Fish banks on rapid reply in Dubai


Originally published on: 25/02/12 16:19

Mardy Fish has not had the best of starts to the year, but the 30-year-old American is hoping to end his recent run of moderate results at next week’s men’s tournament at the Dubai Duty Free Championships.
Fish, who is making his first appearance in Dubai, has made a slow start to 2012. The world No.8 lost to Alejandro Falla in the second round of the Australian Open, beat Stanislas Wawrinka in a five-set Davis Cup marathon earlier this month but then suffered one of the worst defeats of his career when he was beaten in Marseille by Albano Olivetti, a French qualifier ranked No.388 in the world who was playing in the main draw of an ATP event for the first time. The big-serving Olivetti hit 23 aces and Fish admitted he had been taken by surprise by an opponent he had never seen play before.
Although he is in a tough section of the draw in Dubai, Fish has a winnable first match against Germany’s Andreas Beck. The winner will play Richard Gasquet or Mikhail Youzhny, with Roger Federer likely to lie in wait in the quarter-finals.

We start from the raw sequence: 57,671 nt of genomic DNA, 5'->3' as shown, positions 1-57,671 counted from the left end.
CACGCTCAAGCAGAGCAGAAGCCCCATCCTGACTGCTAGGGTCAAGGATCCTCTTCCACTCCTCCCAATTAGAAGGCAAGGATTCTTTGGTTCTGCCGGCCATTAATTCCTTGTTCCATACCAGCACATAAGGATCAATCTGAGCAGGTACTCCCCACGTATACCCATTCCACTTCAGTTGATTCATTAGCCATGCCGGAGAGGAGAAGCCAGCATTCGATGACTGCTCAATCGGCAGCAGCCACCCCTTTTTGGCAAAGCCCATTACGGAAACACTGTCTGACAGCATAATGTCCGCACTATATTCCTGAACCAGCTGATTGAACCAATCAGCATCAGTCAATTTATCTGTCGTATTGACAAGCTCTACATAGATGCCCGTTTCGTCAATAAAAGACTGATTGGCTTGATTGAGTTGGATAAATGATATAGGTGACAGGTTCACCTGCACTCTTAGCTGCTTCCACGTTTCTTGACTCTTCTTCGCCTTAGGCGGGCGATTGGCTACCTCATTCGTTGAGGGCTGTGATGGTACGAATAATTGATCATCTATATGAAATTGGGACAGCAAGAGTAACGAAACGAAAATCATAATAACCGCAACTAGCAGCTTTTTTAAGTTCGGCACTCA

“The courts here are quick, which is good for me,” Fish said at the draw ceremony. “We don’t have too many quick courts on the ATP tour any more, so I’m excited.”
Having qualified for last year’s season-ending Barclays ATP World Tour Finals in London, Fish knows he has his work cut out to keep his place among the men’s elite. The American reached three semi-finals in the first three months of last year and is therefore in danger of dropping down the rankings if his form does not pick up soon.
Dubai has a reputation as a player-friendly tournament and Fish has already been impressed. “We had a great welcome,” he said. “We arrived at about 12.30 or 1am and we had four guys waiting there to help us with our bags.”


Tim Farthing, Tennishead Editorial Director & Owner, has been a huge tennis fan his whole life. He's a tennis journalist and entrepreneur as well as playing tennis to a national standard. He also helps manage his local club and volunteers for his local tennis organisation. He's a specialist in content about the administration of professional tennis and tennis coaching for all levels.